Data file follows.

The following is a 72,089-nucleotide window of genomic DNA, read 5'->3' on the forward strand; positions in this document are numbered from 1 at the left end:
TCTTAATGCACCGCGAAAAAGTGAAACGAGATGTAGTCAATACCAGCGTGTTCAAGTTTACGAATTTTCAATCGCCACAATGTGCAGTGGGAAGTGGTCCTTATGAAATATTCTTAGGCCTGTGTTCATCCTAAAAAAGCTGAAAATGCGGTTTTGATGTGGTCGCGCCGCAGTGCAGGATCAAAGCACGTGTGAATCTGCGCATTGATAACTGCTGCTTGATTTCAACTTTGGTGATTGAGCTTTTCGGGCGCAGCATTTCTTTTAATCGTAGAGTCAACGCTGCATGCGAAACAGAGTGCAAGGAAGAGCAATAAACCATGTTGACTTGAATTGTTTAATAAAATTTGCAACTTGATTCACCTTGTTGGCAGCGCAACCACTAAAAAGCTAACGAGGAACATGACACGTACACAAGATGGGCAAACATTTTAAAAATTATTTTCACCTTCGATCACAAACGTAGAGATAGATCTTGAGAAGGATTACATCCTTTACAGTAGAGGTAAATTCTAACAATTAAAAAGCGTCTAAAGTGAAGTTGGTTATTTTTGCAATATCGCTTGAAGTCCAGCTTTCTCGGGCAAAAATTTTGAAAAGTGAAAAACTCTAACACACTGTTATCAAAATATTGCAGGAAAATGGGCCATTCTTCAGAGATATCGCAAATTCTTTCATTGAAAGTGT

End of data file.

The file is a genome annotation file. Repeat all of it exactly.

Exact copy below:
The following is a 72,089-nucleotide window of genomic DNA, read 5'->3' on the forward strand; positions in this document are numbered from 1 at the left end:
TCTTAATGCACCGCGAAAAAGTGAAACGAGATGTAGTCAATACCAGCGTGTTCAAGTTTACGAATTTTCAATCGCCACAATGTGCAGTGGGAAGTGGTCCTTATGAAATATTCTTAGGCCTGTGTTCATCCTAAAAAAGCTGAAAATGCGGTTTTGATGTGGTCGCGCCGCAGTGCAGGATCAAAGCACGTGTGAATCTGCGCATTGATAACTGCTGCTTGATTTCAACTTTGGTGATTGAGCTTTTCGGGCGCAGCATTTCTTTTAATCGTAGAGTCAACGCTGCATGCGAAACAGAGTGCAAGGAAGAGCAATAAACCATGTTGACTTGAATTGTTTAATAAAATTTGCAACTTGATTCACCTTGTTGGCAGCGCAACCACTAAAAAGCTAACGAGGAACATGACACGTACACAAGATGGGCAAACATTTTAAAAATTATTTTCACCTTCGATCACAAACGTAGAGATAGATCTTGAGAAGGATTACATCCTTTACAGTAGAGGTAAATTCTAACAATTAAAAAGCGTCTAAAGTGAAGTTGGTTATTTTTGCAATATCGCTTGAAGTCCAGCTTTCTCGGGCAAAAATTTTGAAAAGTGAAAAACTCTAACACACTGTTATCAAAATATTGCAGGAAAATGGGCCATTCTTCAGAGATATCGCAAATTCTTTCATTGAAAGTGT